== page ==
HIV persistence in mucosal CD4+ T cells within the lungs of adults receiving long-term suppressive antiretroviral therapy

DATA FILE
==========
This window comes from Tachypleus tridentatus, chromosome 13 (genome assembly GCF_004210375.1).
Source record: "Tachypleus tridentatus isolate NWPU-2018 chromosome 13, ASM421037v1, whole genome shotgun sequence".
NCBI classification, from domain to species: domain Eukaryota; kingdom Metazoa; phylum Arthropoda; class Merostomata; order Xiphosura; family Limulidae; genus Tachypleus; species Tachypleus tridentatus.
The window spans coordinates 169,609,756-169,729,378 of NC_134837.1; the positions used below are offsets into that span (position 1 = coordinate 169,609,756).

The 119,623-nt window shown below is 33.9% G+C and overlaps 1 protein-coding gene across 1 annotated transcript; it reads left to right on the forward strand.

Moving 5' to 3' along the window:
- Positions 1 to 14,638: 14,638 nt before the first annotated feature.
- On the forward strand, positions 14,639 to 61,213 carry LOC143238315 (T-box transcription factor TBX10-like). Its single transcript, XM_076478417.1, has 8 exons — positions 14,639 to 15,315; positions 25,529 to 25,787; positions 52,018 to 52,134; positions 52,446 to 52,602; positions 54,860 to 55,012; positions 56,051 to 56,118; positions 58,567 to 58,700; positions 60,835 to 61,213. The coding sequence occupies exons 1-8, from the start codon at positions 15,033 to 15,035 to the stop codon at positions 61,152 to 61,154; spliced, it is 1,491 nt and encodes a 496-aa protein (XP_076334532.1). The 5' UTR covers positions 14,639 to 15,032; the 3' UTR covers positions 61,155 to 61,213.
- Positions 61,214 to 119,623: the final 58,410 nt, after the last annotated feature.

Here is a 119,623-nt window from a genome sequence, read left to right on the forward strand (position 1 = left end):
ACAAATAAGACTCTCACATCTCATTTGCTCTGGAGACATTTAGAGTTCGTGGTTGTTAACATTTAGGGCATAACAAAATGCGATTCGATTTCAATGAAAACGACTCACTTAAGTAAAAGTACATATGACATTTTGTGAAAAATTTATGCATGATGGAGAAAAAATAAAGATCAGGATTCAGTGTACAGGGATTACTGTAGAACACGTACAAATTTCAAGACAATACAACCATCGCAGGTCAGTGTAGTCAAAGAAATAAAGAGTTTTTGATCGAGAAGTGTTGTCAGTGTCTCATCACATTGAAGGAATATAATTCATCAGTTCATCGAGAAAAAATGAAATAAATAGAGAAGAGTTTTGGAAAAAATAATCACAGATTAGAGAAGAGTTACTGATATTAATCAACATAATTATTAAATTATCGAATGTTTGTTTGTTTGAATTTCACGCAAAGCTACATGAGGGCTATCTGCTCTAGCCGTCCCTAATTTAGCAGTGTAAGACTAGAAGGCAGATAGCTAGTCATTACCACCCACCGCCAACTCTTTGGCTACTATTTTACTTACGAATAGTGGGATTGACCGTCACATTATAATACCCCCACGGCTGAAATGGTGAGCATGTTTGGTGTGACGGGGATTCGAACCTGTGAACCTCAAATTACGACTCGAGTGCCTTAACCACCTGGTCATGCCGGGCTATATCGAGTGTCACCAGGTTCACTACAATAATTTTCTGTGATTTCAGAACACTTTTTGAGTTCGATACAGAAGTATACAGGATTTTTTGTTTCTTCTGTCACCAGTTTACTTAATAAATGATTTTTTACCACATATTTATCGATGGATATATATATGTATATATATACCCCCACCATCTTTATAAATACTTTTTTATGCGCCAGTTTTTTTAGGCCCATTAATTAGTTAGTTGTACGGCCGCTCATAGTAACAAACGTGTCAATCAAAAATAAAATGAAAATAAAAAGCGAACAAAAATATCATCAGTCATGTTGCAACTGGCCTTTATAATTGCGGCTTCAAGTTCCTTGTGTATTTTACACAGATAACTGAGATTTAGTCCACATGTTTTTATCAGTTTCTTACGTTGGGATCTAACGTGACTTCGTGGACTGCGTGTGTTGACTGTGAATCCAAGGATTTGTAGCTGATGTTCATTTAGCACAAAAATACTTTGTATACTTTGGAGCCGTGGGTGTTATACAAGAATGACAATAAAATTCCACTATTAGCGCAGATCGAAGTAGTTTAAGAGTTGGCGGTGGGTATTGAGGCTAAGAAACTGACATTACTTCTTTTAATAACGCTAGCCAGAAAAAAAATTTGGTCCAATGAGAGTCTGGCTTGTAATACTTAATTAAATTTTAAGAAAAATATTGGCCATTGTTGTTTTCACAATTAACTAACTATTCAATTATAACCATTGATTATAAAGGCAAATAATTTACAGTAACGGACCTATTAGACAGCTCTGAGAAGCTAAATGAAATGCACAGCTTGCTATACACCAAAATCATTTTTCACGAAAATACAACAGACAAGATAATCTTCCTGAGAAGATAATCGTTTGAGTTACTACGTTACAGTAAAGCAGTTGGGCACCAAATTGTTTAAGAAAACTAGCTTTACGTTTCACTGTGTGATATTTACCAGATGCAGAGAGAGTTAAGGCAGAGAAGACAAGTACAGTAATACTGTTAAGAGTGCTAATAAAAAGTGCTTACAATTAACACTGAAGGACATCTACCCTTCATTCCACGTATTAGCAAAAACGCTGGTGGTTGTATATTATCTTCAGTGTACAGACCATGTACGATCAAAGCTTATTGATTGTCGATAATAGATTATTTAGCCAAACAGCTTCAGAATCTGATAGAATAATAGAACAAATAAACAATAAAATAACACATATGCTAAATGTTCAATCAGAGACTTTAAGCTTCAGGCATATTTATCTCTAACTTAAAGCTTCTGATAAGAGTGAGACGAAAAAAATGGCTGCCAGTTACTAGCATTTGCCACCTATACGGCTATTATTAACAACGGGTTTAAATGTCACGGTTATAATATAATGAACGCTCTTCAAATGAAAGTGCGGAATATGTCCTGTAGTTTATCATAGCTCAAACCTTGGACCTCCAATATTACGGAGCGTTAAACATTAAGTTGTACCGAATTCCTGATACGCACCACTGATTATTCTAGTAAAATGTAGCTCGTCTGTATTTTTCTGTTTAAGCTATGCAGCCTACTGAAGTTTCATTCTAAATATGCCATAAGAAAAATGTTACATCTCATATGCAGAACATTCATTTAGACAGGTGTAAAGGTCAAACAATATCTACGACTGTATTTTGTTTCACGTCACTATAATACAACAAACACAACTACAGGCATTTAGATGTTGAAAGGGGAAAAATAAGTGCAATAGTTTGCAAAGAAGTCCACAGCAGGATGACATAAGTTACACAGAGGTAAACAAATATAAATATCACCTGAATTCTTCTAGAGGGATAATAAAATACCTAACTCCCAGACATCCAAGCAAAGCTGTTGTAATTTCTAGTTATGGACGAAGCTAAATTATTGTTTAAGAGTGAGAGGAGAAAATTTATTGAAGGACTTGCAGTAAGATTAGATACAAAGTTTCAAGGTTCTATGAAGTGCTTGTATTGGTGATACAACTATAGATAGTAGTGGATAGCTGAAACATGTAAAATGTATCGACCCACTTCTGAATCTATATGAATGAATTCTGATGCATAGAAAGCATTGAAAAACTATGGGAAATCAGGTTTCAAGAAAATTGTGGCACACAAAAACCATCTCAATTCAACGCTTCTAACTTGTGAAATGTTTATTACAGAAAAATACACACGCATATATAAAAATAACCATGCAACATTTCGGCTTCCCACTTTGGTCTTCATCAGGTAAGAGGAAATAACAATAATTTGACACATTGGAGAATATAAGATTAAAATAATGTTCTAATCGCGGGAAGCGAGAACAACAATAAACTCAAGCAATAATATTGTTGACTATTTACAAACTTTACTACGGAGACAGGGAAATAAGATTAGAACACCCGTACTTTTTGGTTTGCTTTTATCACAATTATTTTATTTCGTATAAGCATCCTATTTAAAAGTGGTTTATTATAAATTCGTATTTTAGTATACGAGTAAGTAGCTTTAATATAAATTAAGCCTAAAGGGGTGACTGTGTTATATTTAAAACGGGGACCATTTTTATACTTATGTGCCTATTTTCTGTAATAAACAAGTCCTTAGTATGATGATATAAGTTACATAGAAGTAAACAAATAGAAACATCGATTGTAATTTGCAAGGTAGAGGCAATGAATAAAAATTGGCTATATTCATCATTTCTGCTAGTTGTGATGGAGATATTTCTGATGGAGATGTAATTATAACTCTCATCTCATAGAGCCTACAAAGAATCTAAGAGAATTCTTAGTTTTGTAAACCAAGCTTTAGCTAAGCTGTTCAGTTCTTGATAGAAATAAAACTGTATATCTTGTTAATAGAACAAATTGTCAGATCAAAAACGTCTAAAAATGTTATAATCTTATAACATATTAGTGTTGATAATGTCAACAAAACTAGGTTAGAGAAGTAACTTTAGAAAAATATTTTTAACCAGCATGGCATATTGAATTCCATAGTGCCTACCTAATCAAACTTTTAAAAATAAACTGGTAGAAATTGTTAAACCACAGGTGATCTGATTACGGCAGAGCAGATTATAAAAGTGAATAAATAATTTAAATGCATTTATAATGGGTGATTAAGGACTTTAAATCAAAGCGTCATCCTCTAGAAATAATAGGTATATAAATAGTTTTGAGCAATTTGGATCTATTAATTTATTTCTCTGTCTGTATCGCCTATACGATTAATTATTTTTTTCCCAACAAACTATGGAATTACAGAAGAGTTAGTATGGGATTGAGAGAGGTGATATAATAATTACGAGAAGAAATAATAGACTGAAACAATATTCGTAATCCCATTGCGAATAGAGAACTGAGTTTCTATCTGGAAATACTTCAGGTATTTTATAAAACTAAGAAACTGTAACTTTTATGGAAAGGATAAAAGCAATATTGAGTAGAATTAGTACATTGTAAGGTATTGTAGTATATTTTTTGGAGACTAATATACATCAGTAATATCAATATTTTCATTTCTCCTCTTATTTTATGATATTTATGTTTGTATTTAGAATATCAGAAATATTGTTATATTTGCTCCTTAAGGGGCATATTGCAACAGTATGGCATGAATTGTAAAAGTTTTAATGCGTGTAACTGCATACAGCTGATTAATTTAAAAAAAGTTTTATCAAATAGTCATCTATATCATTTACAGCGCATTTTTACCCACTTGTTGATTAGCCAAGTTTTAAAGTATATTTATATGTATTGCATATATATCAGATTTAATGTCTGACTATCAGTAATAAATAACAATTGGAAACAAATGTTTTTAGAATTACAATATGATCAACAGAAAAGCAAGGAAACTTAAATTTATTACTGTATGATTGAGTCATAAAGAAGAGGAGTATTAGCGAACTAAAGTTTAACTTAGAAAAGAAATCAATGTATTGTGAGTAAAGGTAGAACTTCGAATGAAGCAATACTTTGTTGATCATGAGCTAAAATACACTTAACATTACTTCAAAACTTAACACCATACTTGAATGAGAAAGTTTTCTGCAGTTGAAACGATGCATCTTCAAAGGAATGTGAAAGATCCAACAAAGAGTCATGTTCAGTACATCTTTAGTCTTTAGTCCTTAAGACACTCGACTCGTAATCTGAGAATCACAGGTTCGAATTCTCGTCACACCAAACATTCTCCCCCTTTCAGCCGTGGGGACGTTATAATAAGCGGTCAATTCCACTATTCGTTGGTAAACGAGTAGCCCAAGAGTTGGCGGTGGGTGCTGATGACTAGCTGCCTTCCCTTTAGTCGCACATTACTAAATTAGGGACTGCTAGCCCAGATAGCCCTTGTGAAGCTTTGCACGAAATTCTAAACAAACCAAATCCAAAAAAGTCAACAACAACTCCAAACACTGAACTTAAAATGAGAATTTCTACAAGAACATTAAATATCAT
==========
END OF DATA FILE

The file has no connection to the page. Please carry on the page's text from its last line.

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Background:The lungs were historically identified as one of the major anatomic sites for HIV replication in the pre-antiretroviral therapy (ART) era. However, their contribution to HIV persistence in individuals under suppressive ART remains understudied.Design:We assessed HIV persistence and comprehensively characterized pulmonary mucosal CD4+ T cells in HIV-infected (HIV+) individuals receiving long-term suppressive ART versus uninfected participants.Methods:Bronchoalveolar lavage (BAL), bronchial biopsies, and matched peripheral blood were obtained from n = 24 HIV-infected adults receiving long-term suppressive ART (median: 9 years) and n = 8 healthy volunteers without respiratory symptoms. HIV-DNA and cell-associated HIV-RNA were quantified by ultra-sensitive PCR, and lung mucosal CD4+ T-cell subsets were characterized by multiparameter flow cytometry.Results:The levels of HIV-DNA were 13-fold higher in total BAL cells compared to blood. Importantly, FACS-sorted CD4+ T cells from BAL contained greater levels of HIV-DNA compared to peripheral CD4+ T cells. BAL CD4+ T cells in HIV+ individuals were characterized mostly by an effector memory phenotype, whereas naive and terminally differentiated cells were underrepresented compared to blood. Furthermore, BAL CD4+ T cells expressed higher levels of immune activation (HLA-DR/CD38) and senescence (CD57) markers. Importantly, BAL was enriched in T-cell subsets proposed to be preferential cellular HIV reservoirs, including memory CD4+CCR6+, Th1Th17 (CD4+CCR6+CCR4CXCR3+), CD4+CCR6+CXCR3CCR4, and CD4+CD32a+ T cells.Conclusion:The pulmonary mucosa represents an important immunological effector site highly enriched in activated and preferential CD4+ T-cell subsets for HIV persistence during long-term ART in individuals without respiratory symptoms. Our findings raise new challenges for the design of novel HIV eradication strategies in mucosal tissues.

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